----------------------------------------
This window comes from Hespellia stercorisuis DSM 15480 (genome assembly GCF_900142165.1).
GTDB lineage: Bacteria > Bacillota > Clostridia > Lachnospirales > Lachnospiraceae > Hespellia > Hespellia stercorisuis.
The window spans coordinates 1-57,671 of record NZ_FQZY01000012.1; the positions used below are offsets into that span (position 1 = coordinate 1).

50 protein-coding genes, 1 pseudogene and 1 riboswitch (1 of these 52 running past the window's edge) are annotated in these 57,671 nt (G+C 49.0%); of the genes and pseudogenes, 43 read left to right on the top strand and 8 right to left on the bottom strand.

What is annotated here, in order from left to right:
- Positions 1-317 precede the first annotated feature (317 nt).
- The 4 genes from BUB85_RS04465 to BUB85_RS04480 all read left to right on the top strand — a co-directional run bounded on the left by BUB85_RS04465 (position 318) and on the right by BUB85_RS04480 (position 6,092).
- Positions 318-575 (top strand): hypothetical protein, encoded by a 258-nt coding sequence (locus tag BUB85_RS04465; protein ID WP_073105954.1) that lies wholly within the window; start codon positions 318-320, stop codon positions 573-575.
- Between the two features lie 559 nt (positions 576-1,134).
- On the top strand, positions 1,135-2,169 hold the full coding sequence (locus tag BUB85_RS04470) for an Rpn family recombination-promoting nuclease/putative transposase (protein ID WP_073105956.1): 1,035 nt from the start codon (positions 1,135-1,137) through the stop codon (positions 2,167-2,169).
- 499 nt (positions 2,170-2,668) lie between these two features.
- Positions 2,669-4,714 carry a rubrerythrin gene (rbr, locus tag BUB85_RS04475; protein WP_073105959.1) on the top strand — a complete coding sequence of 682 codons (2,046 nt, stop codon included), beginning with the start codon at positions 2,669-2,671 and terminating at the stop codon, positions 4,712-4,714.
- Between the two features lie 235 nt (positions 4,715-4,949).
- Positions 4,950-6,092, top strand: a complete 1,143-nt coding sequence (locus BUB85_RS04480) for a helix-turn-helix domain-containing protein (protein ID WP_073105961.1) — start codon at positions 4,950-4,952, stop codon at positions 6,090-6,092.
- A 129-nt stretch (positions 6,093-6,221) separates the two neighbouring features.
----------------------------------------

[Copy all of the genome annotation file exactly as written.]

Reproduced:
This window comes from Hespellia stercorisuis DSM 15480 (genome assembly GCF_900142165.1).
GTDB lineage: Bacteria > Bacillota > Clostridia > Lachnospirales > Lachnospiraceae > Hespellia > Hespellia stercorisuis.
The window spans coordinates 1-57,671 of record NZ_FQZY01000012.1; the positions used below are offsets into that span (position 1 = coordinate 1).

50 protein-coding genes, 1 pseudogene and 1 riboswitch (1 of these 52 running past the window's edge) are annotated in these 57,671 nt (G+C 49.0%); of the genes and pseudogenes, 43 read left to right on the top strand and 8 right to left on the bottom strand.

What is annotated here, in order from left to right:
- Positions 1-317 precede the first annotated feature (317 nt).
- The 4 genes from BUB85_RS04465 to BUB85_RS04480 all read left to right on the top strand — a co-directional run bounded on the left by BUB85_RS04465 (position 318) and on the right by BUB85_RS04480 (position 6,092).
- Positions 318-575 (top strand): hypothetical protein, encoded by a 258-nt coding sequence (locus tag BUB85_RS04465; protein ID WP_073105954.1) that lies wholly within the window; start codon positions 318-320, stop codon positions 573-575.
- Between the two features lie 559 nt (positions 576-1,134).
- On the top strand, positions 1,135-2,169 hold the full coding sequence (locus tag BUB85_RS04470) for an Rpn family recombination-promoting nuclease/putative transposase (protein ID WP_073105956.1): 1,035 nt from the start codon (positions 1,135-1,137) through the stop codon (positions 2,167-2,169).
- 499 nt (positions 2,170-2,668) lie between these two features.
- Positions 2,669-4,714 carry a rubrerythrin gene (rbr, locus tag BUB85_RS04475; protein WP_073105959.1) on the top strand — a complete coding sequence of 682 codons (2,046 nt, stop codon included), beginning with the start codon at positions 2,669-2,671 and terminating at the stop codon, positions 4,712-4,714.
- Between the two features lie 235 nt (positions 4,715-4,949).
- Positions 4,950-6,092, top strand: a complete 1,143-nt coding sequence (locus BUB85_RS04480) for a helix-turn-helix domain-containing protein (protein ID WP_073105961.1) — start codon at positions 4,950-4,952, stop codon at positions 6,090-6,092.
- A 129-nt stretch (positions 6,093-6,221) separates the two neighbouring features.